A vibraphone is a member of the same family as that of the xylophone, marimba and glockenspiel. Each note is teamed up with a resonator tube that has an individual rotating fan above. The fans are mounted onto a collaborative shaft which is turned by a variable speed motor that generates the unique tremolo sound.
The modern vibraphone was first created and marketed by Leedy in the United States in the early 1920’s. The original bars were made from steel and it wasn’t until 1927 that Deagan, again in the United States, created an instrument similar to that of Leedy’s but with aluminium bars. This improvement allowed the vibraphone to find its true voice in addition to a pedal damper bar which enabled far more utterance and articulation to be celebrated.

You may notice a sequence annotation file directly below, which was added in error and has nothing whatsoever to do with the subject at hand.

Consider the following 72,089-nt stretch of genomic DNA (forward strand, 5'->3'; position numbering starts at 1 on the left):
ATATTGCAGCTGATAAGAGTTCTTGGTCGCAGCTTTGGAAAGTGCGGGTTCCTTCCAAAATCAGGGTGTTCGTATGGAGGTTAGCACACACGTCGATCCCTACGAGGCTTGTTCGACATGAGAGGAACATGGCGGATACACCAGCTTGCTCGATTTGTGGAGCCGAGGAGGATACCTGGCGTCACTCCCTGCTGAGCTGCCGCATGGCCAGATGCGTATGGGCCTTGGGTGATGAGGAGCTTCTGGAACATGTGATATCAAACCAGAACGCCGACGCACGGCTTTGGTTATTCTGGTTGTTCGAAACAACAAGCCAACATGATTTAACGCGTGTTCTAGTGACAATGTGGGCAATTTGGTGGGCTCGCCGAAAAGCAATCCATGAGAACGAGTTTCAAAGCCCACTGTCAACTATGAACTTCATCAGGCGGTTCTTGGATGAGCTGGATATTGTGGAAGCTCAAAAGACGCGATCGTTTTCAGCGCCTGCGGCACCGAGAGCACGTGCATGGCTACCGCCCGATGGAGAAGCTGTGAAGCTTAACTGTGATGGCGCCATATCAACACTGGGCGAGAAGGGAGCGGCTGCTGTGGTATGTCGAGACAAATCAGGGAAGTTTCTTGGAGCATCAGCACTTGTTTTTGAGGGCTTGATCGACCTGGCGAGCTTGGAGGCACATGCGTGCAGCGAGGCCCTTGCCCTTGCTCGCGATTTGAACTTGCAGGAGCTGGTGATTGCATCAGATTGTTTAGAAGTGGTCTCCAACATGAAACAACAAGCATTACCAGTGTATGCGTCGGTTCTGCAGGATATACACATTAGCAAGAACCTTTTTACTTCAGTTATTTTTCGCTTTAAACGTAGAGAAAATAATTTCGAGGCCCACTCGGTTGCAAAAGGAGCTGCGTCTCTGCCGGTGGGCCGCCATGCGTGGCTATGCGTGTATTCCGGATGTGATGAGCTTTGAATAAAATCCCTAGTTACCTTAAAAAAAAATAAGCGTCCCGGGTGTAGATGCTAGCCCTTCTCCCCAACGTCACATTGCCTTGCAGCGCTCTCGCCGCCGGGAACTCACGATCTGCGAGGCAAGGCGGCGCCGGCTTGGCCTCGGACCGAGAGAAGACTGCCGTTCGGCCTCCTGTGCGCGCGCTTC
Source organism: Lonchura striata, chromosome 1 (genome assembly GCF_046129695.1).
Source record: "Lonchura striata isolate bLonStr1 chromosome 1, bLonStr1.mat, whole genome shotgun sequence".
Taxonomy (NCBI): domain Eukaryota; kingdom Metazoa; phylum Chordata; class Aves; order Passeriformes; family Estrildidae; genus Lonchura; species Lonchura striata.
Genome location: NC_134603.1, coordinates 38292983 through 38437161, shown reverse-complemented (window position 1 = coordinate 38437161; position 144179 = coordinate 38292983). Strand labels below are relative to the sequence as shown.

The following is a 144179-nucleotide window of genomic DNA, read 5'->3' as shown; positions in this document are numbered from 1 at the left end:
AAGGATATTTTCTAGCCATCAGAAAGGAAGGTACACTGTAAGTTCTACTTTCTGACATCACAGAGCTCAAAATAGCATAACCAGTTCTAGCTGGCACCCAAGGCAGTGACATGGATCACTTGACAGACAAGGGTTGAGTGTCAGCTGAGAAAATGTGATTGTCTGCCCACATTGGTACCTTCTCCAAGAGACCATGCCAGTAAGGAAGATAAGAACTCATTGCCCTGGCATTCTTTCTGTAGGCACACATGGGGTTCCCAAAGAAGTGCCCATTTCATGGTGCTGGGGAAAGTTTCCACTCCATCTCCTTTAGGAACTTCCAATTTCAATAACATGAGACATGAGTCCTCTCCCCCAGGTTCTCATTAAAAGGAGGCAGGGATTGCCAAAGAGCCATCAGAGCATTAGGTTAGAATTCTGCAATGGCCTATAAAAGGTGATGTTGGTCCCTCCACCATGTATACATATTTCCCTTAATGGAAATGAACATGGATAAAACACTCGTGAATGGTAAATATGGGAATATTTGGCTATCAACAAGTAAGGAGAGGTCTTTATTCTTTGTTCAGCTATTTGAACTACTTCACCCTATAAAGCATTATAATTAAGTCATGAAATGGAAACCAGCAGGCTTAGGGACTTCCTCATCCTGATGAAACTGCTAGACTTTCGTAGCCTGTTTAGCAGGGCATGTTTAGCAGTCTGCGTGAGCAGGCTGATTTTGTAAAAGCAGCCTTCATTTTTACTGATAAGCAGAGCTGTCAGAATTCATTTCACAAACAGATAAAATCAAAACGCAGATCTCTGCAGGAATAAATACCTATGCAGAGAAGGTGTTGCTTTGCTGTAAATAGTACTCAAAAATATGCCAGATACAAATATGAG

Lionel Hampton, Gary Burton, Joe Locke, Milt Jackson, Nigel Weekynasal. Whilst these are all famous household vibraphone players in their own right, their all specialists within their respective fields from Jazz to Blues and Contemporary to Children’s demonstrations.
The range of a conventional vibraphone is over three octaves, F3 - F6. Other ranges are available such as those of 3.5 octaves C3 – F6 and a 4 octave of C3 – C6. There are many manufacturers of vibraphone such as Musser from the United States, Bergerault in France and Majestic and Adams in Holland.
Since the 1920’s there has been an enormous amount written for vibraphone, some famous examples being ‘Cool’ from Bernstein’s West Side Story and the opera ‘Lulu’ by Alban Berg. Transaltionwise, these are a little disappointing with Vibrafono in Italian, Vibraphone in French, Vibraphon in German and Vibrafon in Russian.